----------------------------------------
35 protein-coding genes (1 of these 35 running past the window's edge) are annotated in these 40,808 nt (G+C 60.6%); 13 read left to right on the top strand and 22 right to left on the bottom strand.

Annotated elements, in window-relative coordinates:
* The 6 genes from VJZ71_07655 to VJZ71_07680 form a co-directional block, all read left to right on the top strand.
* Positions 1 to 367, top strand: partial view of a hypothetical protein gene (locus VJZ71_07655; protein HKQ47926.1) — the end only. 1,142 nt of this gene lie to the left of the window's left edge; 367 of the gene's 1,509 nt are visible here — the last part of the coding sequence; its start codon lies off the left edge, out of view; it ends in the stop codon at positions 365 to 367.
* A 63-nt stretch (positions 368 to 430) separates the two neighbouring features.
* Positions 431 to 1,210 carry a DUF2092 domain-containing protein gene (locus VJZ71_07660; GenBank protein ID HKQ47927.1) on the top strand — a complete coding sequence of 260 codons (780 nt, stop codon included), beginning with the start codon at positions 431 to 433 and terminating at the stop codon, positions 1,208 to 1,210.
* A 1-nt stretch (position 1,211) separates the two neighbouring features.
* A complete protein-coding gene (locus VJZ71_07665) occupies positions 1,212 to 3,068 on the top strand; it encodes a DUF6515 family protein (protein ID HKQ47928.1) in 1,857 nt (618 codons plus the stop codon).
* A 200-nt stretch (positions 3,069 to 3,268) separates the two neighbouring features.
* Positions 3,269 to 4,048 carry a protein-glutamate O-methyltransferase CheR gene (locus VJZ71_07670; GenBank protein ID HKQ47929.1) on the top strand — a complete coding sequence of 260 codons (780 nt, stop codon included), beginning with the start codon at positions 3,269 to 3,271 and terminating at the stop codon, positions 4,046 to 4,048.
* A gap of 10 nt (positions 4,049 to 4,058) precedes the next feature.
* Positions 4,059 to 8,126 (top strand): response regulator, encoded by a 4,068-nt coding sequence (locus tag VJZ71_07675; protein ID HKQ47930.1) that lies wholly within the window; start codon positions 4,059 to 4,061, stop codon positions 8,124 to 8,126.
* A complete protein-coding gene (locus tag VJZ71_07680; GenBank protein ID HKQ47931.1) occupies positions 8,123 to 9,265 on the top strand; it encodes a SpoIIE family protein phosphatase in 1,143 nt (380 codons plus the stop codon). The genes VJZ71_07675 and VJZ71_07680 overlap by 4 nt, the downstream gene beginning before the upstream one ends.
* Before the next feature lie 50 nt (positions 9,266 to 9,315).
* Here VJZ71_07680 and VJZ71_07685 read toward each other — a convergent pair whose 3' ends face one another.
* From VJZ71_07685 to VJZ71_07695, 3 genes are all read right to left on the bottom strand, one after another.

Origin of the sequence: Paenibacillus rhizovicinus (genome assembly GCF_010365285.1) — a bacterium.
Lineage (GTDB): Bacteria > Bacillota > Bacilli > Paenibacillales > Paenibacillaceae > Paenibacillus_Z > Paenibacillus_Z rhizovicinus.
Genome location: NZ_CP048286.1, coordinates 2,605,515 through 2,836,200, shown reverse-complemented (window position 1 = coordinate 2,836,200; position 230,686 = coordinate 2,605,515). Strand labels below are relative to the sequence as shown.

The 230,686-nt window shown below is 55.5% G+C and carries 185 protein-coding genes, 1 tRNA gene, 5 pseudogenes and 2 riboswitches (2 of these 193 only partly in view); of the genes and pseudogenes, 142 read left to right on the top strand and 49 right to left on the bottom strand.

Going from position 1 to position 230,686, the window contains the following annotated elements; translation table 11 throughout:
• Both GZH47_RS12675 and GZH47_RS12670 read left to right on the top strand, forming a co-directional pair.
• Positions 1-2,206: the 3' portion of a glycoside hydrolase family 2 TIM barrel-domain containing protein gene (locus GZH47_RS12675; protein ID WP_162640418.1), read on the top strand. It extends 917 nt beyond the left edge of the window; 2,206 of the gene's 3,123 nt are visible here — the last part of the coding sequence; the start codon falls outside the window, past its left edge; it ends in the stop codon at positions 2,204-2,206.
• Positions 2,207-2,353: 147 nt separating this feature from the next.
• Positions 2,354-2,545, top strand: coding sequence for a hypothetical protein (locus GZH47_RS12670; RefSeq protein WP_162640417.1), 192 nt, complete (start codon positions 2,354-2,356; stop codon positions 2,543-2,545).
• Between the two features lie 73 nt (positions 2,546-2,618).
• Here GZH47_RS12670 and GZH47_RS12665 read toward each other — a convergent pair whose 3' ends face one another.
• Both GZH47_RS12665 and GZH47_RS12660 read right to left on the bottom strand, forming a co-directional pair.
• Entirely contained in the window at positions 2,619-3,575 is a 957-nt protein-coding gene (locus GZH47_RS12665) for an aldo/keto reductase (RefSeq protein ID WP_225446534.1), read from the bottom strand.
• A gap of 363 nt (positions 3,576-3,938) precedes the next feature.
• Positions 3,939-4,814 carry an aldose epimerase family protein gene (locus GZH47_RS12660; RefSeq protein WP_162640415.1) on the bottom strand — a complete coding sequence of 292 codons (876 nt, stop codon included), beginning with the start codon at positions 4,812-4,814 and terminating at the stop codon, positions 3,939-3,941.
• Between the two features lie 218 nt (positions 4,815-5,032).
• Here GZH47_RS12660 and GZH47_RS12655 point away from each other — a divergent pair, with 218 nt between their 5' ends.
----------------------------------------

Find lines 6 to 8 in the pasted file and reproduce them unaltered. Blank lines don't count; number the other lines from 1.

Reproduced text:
* Positions 431 to 1,210 carry a DUF2092 domain-containing protein gene (locus VJZ71_07660; GenBank protein ID HKQ47927.1) on the top strand — a complete coding sequence of 260 codons (780 nt, stop codon included), beginning with the start codon at positions 431 to 433 and terminating at the stop codon, positions 1,208 to 1,210.
* A 1-nt stretch (position 1,211) separates the two neighbouring features.
* A complete protein-coding gene (locus VJZ71_07665) occupies positions 1,212 to 3,068 on the top strand; it encodes a DUF6515 family protein (protein ID HKQ47928.1) in 1,857 nt (618 codons plus the stop codon).